In the case of AFRICOM, the official “MILSPEAK” term for a ten percent drawdown in American forces in Africa associated with the new National Defense Strategy is “Optimization”. (One could suggest that this is the defense assistance analog to USAID’s “Self Reliance” focus coinciding with the Trump Administrations budget proposals to dramatically cut assistance budgets while increasing overall defense spending.) Of course we are all in favor of being optimal, and self-reliant, just like we all want to be best, but these kind of words mean different things to different people, especially when used as public diplomacy labels to win support for changes in policy.
Could increasing air strikes seem to someone in the process in Washington a way to “show commitment” to fighting al-Shabaab even as our global posture shifts? Could they indicate concerns of more al-Queda related transnational terrorists coming in with the territorial defeat of ISIS in Syria or otherwise? Or if AMISOM is going to be allowed to draw down is there a desire to substitute air strikes or expedite the pace of fighting to keep al-Shabaab from waiting out AMISOM before the Somalia National Army is capable? These are all just hypotheticals for me as an American not employed or contracted by my government to be personally involved beyond paying the taxes and preparing my children for the debt load.
Part of the challenge with Somalia is that we are not ready, at least yet, to acknowledge being “at war” even though there is not any serious factual debate about the fact that we are and have been. The fact that we are fighting is not officially secret, but neither are we open about it. We are not seeking public support in either the United States or in East Africa for what we are doing since we are willing to talk about it only in a way that is patently condescending rather than inviting engagement.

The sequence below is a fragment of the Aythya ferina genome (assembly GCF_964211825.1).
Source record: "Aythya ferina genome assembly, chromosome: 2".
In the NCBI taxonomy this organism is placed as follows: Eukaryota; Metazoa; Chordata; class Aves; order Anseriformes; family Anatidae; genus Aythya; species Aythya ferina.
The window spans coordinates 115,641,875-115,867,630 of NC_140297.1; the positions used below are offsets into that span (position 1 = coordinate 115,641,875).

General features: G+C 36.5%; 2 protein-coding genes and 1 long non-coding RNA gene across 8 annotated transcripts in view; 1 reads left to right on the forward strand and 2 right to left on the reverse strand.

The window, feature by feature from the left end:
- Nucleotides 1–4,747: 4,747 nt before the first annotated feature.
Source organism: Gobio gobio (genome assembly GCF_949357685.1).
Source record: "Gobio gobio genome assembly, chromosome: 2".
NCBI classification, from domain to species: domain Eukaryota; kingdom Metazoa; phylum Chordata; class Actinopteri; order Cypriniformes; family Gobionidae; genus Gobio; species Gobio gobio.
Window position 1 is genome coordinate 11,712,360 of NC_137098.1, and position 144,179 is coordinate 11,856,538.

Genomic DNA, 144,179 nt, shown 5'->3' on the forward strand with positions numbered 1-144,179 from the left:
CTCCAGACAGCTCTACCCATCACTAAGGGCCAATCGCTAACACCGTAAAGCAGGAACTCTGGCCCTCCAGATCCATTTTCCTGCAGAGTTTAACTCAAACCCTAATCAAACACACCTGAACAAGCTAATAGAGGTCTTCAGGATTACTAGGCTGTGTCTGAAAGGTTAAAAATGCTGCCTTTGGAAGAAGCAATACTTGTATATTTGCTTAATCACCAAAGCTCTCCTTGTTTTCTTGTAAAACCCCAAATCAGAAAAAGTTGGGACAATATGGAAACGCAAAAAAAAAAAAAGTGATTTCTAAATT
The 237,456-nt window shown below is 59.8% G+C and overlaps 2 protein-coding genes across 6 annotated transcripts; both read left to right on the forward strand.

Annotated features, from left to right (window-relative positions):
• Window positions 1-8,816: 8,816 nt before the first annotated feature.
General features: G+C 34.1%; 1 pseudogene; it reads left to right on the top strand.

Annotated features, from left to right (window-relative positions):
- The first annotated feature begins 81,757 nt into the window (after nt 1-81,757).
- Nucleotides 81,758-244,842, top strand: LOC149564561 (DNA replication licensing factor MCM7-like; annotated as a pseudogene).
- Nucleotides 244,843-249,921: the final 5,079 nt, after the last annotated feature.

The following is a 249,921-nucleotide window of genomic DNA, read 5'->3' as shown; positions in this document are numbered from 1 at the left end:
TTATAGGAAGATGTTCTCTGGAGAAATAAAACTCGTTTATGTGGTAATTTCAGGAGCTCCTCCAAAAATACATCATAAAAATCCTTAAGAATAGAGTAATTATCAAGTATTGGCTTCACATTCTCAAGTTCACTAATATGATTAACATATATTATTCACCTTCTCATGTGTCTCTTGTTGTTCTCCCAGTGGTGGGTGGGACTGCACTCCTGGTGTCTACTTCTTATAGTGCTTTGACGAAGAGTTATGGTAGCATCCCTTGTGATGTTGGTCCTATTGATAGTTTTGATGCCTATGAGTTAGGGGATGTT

I am hoping that somewhere in my Government someone has come up with a new strategy for this war and that it went up the military and ultimately civilian chain-of-command before we started this escalated air campaign. The other possibility is pure self-perpetuating institutional “mission creep” which would be disturbing and irresponsible:
The escalation of airstrikes, as well as the introduction of manned gunships, has transformed the Defense Department’s Africa Command, based in Germany, into a war-fighting element akin to Central Command, which directs the wars in Iraq, Syria and Afghanistan. Africa Command, which was created only in 2007, has stressed that its role on the continent is to focus on training and equipping allied troops on the continent, but the rise in strikes points to a change in both posture and mission. Current and former American officialspreviously told The Timesthat there wasn’t one clear reason for the increase, but they noted that the drawdown of American military operations elsewhere in the world has given Africa Command more drones and gunships to use in Somalia. The loosening of regulations under the Trump administration on using force in the country has also contributed to the rise.